Last week, the Southern Baptist Convention, the nation's largest Protestant denomination (with 15.73 million members) held its annual meeting in Baltimore. During that meeting the messengers, elected from local churches all across the nation, passed a resolution "On the Fiftieth Anniversary of the Civil Rights Act."
Resolutions passed by an annual Convention are not binding on the conscience of any individual Southern Baptist, but they are very instructive as to where Southern Baptists are collectively on issues facing the nation.
The Southern Baptist Convention, born out of the slavery controversary 169 years ago, passed a resolution with virtual unanimity in support of the 1964 Civil Rights Act on the fiftieth anniversary of its passage into law.
The resolution affirmed the historical importance of this landmark legislation "in the dismantling of legal racial segregation." The resolution affirmed that God's Holy Word declares "that all persons are created in the image of God. . .and are thus worthy of equal respect and dignity." Consequently, all forms of racism are a rebellion against God and His purposes.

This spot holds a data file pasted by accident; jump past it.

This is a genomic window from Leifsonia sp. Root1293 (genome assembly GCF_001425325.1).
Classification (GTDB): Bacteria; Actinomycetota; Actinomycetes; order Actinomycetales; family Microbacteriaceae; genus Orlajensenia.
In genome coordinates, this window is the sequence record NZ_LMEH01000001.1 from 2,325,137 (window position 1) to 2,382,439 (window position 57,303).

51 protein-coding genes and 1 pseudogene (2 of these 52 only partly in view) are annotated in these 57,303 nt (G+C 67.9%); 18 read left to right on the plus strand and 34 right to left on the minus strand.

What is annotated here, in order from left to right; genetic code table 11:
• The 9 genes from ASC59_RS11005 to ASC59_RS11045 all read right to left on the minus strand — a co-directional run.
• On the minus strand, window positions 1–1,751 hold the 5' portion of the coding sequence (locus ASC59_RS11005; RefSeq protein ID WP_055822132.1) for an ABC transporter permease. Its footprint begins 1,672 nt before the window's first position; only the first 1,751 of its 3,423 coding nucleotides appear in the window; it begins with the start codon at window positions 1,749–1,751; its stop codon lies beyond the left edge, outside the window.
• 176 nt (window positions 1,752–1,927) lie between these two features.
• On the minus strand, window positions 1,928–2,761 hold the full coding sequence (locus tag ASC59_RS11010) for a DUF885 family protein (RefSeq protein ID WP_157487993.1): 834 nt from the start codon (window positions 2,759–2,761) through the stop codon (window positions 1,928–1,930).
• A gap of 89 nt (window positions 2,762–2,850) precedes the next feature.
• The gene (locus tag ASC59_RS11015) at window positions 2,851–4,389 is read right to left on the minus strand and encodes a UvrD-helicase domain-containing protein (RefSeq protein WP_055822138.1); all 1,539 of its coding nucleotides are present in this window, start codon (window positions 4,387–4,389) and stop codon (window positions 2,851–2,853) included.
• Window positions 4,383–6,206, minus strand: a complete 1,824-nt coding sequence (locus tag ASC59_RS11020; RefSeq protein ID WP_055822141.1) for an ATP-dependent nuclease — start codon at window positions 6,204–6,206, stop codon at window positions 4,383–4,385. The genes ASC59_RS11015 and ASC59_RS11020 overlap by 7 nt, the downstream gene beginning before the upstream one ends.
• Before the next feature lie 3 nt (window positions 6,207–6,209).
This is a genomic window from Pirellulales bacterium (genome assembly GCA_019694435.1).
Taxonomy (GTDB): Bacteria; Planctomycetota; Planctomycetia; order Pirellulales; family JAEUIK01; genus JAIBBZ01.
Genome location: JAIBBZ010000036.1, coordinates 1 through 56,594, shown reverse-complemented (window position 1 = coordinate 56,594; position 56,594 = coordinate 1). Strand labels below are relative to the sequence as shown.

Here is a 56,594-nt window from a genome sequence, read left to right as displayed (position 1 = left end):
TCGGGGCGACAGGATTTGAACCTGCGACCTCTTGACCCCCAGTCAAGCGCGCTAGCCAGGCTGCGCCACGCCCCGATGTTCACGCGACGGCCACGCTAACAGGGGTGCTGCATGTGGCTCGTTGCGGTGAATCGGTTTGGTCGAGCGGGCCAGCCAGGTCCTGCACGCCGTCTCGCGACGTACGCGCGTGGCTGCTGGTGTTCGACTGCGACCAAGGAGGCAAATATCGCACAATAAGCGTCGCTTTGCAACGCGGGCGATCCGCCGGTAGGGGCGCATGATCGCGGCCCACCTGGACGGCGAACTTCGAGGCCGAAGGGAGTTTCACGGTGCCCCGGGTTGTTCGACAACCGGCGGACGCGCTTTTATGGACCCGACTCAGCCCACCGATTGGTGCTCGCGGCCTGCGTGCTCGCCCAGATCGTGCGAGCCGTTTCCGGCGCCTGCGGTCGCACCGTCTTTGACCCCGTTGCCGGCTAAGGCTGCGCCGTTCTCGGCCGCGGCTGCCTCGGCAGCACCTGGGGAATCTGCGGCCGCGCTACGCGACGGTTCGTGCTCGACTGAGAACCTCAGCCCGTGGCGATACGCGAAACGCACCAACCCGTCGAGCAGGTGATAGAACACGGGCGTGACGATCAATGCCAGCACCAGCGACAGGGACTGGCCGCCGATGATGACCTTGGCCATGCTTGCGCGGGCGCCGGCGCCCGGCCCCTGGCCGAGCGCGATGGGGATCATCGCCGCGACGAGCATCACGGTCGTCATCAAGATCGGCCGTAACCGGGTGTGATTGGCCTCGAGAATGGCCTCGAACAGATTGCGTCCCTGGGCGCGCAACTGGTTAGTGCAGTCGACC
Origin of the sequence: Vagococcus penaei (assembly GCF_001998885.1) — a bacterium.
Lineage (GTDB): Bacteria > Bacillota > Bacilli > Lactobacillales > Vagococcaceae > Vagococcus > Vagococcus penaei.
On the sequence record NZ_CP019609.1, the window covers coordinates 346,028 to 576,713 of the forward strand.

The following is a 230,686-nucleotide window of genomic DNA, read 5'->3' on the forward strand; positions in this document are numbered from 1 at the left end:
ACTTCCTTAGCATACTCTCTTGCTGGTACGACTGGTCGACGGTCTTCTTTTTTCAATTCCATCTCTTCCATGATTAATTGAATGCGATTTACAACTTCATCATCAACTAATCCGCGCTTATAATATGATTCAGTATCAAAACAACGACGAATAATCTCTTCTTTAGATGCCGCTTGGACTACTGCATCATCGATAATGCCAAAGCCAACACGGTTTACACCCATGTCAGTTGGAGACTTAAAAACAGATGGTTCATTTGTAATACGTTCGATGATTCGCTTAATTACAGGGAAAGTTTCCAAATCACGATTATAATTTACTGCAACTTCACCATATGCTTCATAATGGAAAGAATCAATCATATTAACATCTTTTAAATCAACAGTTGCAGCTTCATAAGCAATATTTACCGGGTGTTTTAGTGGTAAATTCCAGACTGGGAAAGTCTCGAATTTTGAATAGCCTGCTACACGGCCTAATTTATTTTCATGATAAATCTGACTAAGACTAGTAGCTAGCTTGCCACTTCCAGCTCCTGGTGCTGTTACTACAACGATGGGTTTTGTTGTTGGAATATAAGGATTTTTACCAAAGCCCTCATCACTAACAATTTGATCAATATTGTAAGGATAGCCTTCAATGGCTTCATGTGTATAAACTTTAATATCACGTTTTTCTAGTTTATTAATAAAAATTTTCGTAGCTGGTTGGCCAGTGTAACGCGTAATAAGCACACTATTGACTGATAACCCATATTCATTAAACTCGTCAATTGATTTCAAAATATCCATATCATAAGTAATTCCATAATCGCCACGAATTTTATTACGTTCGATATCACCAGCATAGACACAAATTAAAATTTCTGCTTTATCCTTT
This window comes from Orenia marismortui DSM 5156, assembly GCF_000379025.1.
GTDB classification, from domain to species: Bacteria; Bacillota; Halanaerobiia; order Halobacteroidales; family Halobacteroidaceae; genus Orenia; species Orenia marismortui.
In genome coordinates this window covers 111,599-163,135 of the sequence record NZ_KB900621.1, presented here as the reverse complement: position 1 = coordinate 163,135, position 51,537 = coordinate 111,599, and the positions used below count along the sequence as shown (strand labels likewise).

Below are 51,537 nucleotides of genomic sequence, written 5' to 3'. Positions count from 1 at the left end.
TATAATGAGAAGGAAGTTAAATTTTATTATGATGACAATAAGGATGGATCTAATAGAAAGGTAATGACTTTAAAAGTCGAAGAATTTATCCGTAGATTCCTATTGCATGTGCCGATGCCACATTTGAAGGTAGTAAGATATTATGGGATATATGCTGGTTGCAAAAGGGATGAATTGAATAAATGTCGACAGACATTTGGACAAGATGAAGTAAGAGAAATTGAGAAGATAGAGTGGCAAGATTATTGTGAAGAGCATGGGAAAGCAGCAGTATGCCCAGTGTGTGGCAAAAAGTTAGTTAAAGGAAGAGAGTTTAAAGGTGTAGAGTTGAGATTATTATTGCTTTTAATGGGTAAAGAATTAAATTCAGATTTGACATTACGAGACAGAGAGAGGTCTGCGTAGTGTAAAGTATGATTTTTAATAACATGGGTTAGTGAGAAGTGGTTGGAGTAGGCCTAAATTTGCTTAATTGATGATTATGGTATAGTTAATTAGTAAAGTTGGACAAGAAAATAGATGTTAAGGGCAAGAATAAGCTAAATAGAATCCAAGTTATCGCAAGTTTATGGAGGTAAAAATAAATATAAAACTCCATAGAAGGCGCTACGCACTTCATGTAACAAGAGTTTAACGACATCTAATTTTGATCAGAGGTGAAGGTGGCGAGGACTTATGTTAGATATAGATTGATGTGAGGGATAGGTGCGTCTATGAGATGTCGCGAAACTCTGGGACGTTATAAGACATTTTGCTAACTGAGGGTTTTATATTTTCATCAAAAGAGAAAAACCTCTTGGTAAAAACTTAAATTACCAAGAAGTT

The SBC resolution also lamented and repudiated America's "long history of racial segregation as well as the complicity of Southern Baptists who resisted or opposed" racial integration while praising those brave souls, black and white, who sought "to advance the cause of racial justice."
The SBC resolution also expressed gratitude to "God for the increased racial and ethic diversity within Southern Baptist life over the past half century" and called on "all Gospel-affirming people to strive for a faithful witness to the watching world that in Christ " "there is neither Jew nor Gentile, there is neither slave nor free' (Galatians 3: 28)."
This ringing endorsement of racial reconciliation was underscored by the fact that Dr. Fred Luter, the Convention's first African-American President, was finishing his two-year term of office and, on handing over the gavel to his successor, was given a sustained standing ovation by the Convention's messengers.
And it should be noted, this resolution was more than just flowery rhetoric or wishful thinking. The SBC was a virtually all-white denomination as late as the mid-sixties and as late as 1990 the ratio of member churches that were not predominantly white was 1 out of 20 churches. In 1995, on the occasion of the 150th anniversary of the SBC's founding, Southern Baptists apologized for having supported slavery and segregation, and asked for the forgiveness of their African-American brothers and sisters. By 2010, 1 out of 5 of the 46,120 churches were not predominantly white and non-Anglo membership was around 20%.
As a long time (61 years) Southern Baptist, I praise God for His grace in allowing this degree of racial reconciliation to have taken place in the SBC. I pray Southern Baptists will draw inspiration and encouragement from these past victories to move forward to achieve a membership that ever more accurately mirrors the racial and ethnic diversity of American culture.